Monday, August 6, 2012

The Radiance of the Father

The photo above was taken by me from the traditional site of the Mount of the Transfiguration, where I presided at a celebration of the Holy Eucharist with a group of pilgrims in a course called "The Palestine of Jesus" in January 2010.

The first sermon I ever preached was on the Last Sunday of Epiphany at the Hawley United Methodist Church - my home congregation. I was a first-year seminarian at Drew. The Gospel reading for "Last Epiphany" is the Transfiguration of Jesus. In that liturgical context, Transfiguration becomes the culmination of a series of "epiphanies" (or revealings) of the Christ that begin when the magi arrive to pay him homage, and include his Baptism in the Jordan, his miracle of turning water into wine at Cana, and many healings. In all of these ways, the light shines forth in the darkness and is made manifest in the world. By the time we journey with Peter and James and John to the Mount of the Transfiguration we get the point.

And then, of course, the booths must not be built; for we must come down the mountain and set our faces toward Jerusalem. This pre-Lenten context matters. In fact, I realize that from the very first time I ever preached on this text all those years ago to the present day, I have rarely lingered long on the mountaintop. Very often my sermons on this occasion are a review of Epiphany and a preview of the Lenten journey that lies ahead. This liturgical context matters, and it's right in many ways.

But there is another tradition, more prominent among Eastern Orthodox Christians, who celebrate this Feast of the Transfiguration in it's own right today, August 6. This alternative date also is part of the Episcopal calendar, but rarely do we make as much of of a deal about it; first of all it's summertime and secondly, we've already done Transfiguration at Last Epiphany!

But there is wisdom in taking time to ponder this event recounted in Luke 9:28-36. The context of a lazy August day allows us to linger a little longer, without the pressure of thinking about Lent. It is true that Jesus does not allow us to stay there forever, and that we are not there to build booths. But like any mountaintop experience; there is no reason we should not gaze upon Jesus in all of his full glory, and breathe it all in, and take in the view for a little while, at least. I love this prayer from the Orthodox tradition:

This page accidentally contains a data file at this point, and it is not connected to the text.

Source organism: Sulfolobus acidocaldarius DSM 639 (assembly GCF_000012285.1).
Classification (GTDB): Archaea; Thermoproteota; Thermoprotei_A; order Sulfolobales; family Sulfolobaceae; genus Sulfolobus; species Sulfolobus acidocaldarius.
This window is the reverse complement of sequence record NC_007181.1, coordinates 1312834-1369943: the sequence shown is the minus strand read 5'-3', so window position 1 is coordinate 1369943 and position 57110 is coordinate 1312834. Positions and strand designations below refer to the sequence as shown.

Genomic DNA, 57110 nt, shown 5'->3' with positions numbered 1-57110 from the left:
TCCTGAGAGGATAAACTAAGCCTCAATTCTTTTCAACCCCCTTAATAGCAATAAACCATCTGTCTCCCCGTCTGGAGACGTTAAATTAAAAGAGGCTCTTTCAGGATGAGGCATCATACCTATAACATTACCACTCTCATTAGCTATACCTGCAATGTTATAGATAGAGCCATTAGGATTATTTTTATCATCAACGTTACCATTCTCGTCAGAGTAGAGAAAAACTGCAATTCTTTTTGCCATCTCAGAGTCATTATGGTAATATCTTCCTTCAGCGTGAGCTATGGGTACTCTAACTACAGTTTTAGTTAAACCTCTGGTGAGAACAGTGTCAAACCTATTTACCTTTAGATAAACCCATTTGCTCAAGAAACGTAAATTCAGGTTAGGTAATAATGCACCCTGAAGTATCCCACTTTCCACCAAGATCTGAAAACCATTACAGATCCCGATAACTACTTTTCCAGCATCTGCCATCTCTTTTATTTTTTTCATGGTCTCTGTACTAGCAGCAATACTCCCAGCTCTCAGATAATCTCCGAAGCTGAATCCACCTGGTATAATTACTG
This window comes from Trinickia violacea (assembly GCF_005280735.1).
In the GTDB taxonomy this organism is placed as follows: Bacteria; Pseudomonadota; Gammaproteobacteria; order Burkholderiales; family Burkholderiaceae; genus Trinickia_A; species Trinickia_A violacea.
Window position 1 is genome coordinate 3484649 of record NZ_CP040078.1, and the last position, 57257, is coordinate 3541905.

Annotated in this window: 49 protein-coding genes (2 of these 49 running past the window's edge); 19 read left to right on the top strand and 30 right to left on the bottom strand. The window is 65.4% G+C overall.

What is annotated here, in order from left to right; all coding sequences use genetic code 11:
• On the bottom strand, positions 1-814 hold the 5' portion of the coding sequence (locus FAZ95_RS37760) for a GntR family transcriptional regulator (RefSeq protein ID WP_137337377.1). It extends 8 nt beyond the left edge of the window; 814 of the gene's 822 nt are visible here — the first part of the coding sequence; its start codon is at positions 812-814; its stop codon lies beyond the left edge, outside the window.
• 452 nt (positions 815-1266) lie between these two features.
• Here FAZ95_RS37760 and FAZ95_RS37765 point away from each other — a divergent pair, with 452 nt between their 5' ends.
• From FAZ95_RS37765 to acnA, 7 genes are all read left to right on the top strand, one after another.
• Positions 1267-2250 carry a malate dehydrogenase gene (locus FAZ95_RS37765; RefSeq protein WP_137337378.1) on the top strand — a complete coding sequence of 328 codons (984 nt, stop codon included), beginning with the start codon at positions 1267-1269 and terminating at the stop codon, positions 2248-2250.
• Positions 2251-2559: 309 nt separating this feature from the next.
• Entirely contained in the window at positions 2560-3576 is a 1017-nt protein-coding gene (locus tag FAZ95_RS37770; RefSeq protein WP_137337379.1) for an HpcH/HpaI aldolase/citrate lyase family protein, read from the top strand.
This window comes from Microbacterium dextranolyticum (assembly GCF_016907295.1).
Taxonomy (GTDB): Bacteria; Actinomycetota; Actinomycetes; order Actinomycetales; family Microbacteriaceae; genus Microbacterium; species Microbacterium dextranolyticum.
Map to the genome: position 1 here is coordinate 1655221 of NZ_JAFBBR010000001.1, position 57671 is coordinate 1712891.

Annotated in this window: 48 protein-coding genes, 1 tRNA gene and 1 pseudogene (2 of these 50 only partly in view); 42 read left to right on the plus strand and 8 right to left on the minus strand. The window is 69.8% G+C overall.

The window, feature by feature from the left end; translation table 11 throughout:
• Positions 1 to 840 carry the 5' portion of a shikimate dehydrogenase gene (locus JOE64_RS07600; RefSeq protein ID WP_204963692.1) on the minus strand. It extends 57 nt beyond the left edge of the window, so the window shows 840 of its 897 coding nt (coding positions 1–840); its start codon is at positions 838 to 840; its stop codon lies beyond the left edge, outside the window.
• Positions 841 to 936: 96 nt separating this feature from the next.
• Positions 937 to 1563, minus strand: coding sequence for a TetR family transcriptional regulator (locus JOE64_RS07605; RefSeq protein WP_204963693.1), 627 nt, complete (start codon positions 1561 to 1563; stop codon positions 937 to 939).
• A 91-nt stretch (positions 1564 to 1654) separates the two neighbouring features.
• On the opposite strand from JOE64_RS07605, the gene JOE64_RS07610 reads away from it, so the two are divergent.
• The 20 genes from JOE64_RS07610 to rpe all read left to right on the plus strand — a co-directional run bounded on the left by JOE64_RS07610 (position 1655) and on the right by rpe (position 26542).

On the Mountain You were Transfigured, O Christ God,
And Your disciples beheld Your glory as far as they could see it;
So that when they would behold You crucified,
They would understand that Your suffering was voluntary,
And would proclaim to the world,
That You are truly the Radiance of the Father!
To behold Christ, transfigured, to behold his glory "as far as we can see it" ultimately changes (and transfigures) us. The Orthodox word for this is theosis or "deification." To western ears it sounds almost heretical: this notion that (as Athanasius put it) "the Son of God became human, that we might become god." Yet that is what this day is about: to gaze upon Christ in all of his glory is to be invited in and to participate more fully and mystically in the divine life.

To speak in these ways is not to deny our broken and fallen nature. After all, how could we celebrate this feast day without remembering that today also marks the 67th Anniversary of the Bombing of Hiroshima? We know all too well the evil of which humans, of which we, are capable. We don't even need to look back 67 years; we grieve today with those who lost loved ones in yet another tragic shooting, this most recent one at a Sikh Temple in Wisconson. We have a long way to go toward theosis.

Even so, we pause on this day to gaze upon the transfigured Christ: to behold his glory. And to ask God to transfigure us: to transform our minds and our hearts and our bodies, to make us one with Christ, and in Christ; to make us instruments of God's peace.

No comments:

Post a Comment